Italy has launched a project to form a network between different municipalities, to provide assistance to vulnerable and socially marginalized migrants in Italian cities. The European Union is financing the project through the Asylum, Migration and Integration Fund, amid human rights criticism of “terrible slowdown” on the part of Rome and Milan in the process of regularizing migrants’ status.
The municipalities network for rapid response and emergency integration services in deprived urban areas, “G2 Network” project, focuses on supporting activities in three areas of work: civil commitment projects, integrated offices and mobile units, and housing.
It aims to deal with urgent issues that arose due to the presence of immigrants in Italy who have not yet been fully integrated, in terms of housing, work, and social aspects, while working to solve them. The interventions are implemented throughout Italy, through a network characterized by a large population of vulnerable and socially marginalized migrants.
The network includes 16 Italian cities: Bologna, Caserta, Florence, Genoa, Latina, Milan, Naples, Palermo, Perugia, Potenza, Rome, Sassari, Taranto, Turin, Trieste and Bolzano, according to the “InfoMigrants” website.
The inclusion of the Italian capital in the project contributed to the implementation of some activities, including conducting qualitative and quantitative research in all municipalities of Rome, through a questionnaire that was submitted to a large sample of immigrants, workers in the health care sector, workers in social services, and health care services that immigrants can access.
The research attempted to shed light on unknown and expressed social and health needs, as well as identify new emerging needs.
The project included activating three mobile assistance units and intervening with multidisciplinary teams, including employees from the local health care authorities, the administrative body in Rome, and the service sector, in light of fragile conditions and social anxiety, in order to provide social services and health care more adapted to needs.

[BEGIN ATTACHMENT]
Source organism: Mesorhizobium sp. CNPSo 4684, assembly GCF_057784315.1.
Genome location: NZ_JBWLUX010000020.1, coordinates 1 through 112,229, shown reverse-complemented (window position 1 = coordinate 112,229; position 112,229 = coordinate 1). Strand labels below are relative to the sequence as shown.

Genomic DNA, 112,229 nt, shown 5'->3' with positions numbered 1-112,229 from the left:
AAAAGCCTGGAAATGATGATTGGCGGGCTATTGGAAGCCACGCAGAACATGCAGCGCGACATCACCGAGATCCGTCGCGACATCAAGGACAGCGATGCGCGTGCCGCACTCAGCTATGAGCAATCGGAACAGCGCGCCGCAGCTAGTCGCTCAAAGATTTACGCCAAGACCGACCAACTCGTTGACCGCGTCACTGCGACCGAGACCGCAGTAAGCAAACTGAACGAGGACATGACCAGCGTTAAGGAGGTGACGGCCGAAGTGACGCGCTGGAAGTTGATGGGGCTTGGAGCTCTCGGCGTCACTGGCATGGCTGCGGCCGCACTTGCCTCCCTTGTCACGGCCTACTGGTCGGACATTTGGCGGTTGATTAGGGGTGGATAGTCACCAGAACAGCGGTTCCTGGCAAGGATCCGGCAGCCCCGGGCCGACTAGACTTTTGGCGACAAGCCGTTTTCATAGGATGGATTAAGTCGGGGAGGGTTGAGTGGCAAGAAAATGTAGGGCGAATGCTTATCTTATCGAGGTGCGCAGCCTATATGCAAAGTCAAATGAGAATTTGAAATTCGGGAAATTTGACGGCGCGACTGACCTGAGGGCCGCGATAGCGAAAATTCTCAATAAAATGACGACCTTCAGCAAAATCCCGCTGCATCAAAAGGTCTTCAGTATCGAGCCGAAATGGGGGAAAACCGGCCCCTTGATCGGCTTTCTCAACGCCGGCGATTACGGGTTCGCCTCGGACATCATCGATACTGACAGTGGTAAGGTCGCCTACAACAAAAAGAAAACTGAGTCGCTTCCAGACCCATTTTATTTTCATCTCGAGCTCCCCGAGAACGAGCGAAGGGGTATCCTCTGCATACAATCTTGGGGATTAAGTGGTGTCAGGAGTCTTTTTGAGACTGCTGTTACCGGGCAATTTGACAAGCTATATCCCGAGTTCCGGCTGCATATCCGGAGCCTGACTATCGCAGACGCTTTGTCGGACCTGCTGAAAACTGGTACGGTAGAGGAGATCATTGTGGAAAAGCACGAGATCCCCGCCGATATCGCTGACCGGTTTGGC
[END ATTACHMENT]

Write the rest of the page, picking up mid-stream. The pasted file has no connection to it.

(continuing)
The European Union is financing the project through the Asylum, Migration and Integration Fund 2014-2020, in coordination with the Italian Ministry of the Interior, along with the Italian National Association of Municipalities (ANCI), and its “Sitalia” Foundation, which focuses on promoting and disseminating a culture of reception, integration and citizenship. Rome is one of 16 municipalities within the “G2 network” project.
On November 20, the campaign to receive immigrants in Italy, “Ero Straniero – L’Umanità che fa bene” (literally, “I was a foreigner. The good humanity”), denounced the terrible slowdown by Rome and Milan in the process of regularizing the status of immigrants, as the authorities examined less than 60% of asylum applications, despite the passage of about three years, after a decree was issued granting them residency papers.
The campaign stressed that “the shortage of employees represents an emergency, and the government and Parliament must solve this problem.”
According to the numbers provided by the campaign, the number of applications examined as of September 21, 2023 at the Rome municipal headquarters amounted to only half of the total applications submitted (54.97%) out of 17,371 applications submitted with the 2020 amnesty.
In 2023, the municipality lost 14 employees, equivalent to 44% of the staff, who were processing refugee files in 2022.
This campaign is promoted by the associations Bon Direto, ActionAid, Legal Studies on Migration, the Federation of Evangelical Churches in Italy, Oxfam, the Italian Leisure and Cultural Association, the National Coordination of Reception Communities, the Italian Alliance for Freedom and Rights. Civil society, the Angelo Apriani Charitable House Foundation, and the Italian radicals.